Century-old wine bottles off the coast of the United Kingdom are just out of reach for scuba divers looking to salvage the underwater vintages.
The wreckage of SS Libourne, which sunk during World War I off the Cornish coast, is believed to contain bottles of red and white wines, as well as Benedictine liquor. The merchant ship was reportedly struck down by the German Navy when it was traveling from Bordeaux to Liverpool in 1918. The Mirror UK reports that the site contains some 10,000 bottles of wine and liquor.
Scuba divers initially discovered the historic site — and preserved bottles — during a 2015 dive. The team, named “Darkstar,” has since taken photos of the underwater wreckage but has been unable to recover any of the ship’s cargo.
The group of scuba divers applied for permission to retrieve the bottles, a request that was denied by the English government. The underwater wreckage is protected by Historic England and the Department for Digital, Culture, Media and Sport. According to The Mirror UK, a 2001 Unesco policy, observed by the British government, prevents the team from gathering the artifacts for commercial gain.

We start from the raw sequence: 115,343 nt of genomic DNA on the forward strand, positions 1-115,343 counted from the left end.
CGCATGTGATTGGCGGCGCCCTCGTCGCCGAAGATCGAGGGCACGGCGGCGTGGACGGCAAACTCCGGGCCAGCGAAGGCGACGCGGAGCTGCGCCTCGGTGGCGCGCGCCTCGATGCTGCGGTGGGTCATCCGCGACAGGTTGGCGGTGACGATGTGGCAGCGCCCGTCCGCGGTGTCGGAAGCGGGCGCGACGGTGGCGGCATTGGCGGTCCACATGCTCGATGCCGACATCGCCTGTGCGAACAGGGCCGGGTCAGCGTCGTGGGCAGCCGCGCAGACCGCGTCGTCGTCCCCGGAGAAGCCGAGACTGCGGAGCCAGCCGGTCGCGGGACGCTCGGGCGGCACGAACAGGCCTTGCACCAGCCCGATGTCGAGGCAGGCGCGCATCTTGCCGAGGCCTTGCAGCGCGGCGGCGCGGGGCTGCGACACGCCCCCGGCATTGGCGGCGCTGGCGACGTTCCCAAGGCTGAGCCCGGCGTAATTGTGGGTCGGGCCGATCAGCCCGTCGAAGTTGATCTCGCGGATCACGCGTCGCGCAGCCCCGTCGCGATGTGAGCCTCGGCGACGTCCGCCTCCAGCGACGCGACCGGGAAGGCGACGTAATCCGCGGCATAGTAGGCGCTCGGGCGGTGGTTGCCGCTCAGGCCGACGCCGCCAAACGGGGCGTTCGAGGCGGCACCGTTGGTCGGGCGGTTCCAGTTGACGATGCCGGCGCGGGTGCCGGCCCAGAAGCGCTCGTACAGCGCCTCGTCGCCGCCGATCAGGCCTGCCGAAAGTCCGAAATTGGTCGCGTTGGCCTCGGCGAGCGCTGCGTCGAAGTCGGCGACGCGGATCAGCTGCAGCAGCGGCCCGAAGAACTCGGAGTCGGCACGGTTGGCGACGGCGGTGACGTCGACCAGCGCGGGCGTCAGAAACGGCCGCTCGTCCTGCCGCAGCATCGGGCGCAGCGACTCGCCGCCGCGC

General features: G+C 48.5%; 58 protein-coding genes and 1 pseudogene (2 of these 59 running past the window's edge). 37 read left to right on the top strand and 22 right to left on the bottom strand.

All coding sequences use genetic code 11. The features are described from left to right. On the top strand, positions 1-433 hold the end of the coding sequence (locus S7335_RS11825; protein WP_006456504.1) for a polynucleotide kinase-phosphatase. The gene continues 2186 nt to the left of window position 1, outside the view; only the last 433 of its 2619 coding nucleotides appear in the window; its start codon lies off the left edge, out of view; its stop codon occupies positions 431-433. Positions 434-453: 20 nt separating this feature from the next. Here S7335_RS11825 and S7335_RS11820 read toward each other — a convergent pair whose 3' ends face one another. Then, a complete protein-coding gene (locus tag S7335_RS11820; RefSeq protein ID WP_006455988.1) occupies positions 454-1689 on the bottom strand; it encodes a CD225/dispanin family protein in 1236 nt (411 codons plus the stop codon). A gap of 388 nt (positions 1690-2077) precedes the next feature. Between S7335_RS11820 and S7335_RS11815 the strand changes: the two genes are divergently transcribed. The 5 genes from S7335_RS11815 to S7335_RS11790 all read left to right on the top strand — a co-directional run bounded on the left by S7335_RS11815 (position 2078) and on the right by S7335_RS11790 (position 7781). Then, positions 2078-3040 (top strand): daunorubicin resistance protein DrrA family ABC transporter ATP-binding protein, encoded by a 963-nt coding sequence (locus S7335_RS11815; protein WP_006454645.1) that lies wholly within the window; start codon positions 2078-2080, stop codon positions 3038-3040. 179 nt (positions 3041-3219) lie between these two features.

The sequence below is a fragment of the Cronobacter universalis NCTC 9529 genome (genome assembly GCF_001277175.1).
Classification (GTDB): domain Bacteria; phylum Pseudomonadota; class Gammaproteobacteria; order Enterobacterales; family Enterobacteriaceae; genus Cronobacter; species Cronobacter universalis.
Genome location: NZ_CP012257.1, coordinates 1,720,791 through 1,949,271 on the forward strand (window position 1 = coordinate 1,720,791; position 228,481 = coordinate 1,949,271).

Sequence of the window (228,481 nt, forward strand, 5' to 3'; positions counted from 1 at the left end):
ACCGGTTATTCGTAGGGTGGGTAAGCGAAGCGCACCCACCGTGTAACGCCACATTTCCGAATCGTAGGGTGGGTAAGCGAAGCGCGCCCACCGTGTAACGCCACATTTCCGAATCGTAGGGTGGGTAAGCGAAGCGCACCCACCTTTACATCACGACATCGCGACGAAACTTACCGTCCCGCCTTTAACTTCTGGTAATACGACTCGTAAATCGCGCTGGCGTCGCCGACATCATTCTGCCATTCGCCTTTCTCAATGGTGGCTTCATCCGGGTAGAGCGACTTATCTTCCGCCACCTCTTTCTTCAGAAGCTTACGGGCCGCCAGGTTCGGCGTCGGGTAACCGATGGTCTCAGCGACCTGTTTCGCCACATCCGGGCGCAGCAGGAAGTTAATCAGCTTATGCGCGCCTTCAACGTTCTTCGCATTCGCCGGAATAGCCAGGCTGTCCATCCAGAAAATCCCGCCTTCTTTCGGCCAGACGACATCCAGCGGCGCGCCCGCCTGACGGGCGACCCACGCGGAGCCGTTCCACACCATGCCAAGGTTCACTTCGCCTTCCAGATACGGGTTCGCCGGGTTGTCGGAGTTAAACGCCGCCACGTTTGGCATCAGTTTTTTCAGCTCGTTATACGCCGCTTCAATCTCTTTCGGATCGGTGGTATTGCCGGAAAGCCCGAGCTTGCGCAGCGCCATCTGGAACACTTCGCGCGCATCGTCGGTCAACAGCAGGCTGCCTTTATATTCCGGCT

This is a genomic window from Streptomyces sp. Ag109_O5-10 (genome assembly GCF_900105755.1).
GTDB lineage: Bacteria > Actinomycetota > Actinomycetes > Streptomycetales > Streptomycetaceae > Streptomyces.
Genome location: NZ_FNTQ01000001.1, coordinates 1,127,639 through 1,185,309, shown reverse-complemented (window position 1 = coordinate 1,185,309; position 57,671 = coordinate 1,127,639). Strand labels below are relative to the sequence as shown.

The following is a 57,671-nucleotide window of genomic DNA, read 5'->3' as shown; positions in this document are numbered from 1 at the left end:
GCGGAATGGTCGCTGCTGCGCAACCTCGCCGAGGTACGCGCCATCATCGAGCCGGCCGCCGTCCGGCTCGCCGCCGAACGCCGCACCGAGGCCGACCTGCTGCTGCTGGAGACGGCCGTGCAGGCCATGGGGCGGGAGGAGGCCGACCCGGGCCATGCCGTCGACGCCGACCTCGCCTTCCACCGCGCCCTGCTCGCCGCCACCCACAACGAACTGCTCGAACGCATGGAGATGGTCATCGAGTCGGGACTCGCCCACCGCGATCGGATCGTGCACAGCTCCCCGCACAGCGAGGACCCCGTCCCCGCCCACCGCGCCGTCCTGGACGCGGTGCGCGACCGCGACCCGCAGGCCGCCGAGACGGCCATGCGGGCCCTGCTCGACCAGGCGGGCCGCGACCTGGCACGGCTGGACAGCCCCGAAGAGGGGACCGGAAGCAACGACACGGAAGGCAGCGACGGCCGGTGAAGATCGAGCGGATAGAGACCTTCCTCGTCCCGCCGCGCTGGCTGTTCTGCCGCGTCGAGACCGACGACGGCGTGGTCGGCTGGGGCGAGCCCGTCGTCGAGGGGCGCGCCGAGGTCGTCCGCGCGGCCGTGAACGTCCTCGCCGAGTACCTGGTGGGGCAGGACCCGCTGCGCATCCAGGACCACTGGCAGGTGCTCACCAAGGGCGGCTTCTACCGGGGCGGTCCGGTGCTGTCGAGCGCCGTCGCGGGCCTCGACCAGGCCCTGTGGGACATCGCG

The bottles could sell for millions, according to Metro UK. Similar bottles recovered from a Swedish shipwreck were sold for £9,000 each, but diver Ian Hudson anticipates these bottles to reach up to £25,000 each.
In addition to the numerous bottles, the merchant ship also contained gherkins when it sank in 1918. However, these have yet to be discovered by the divers.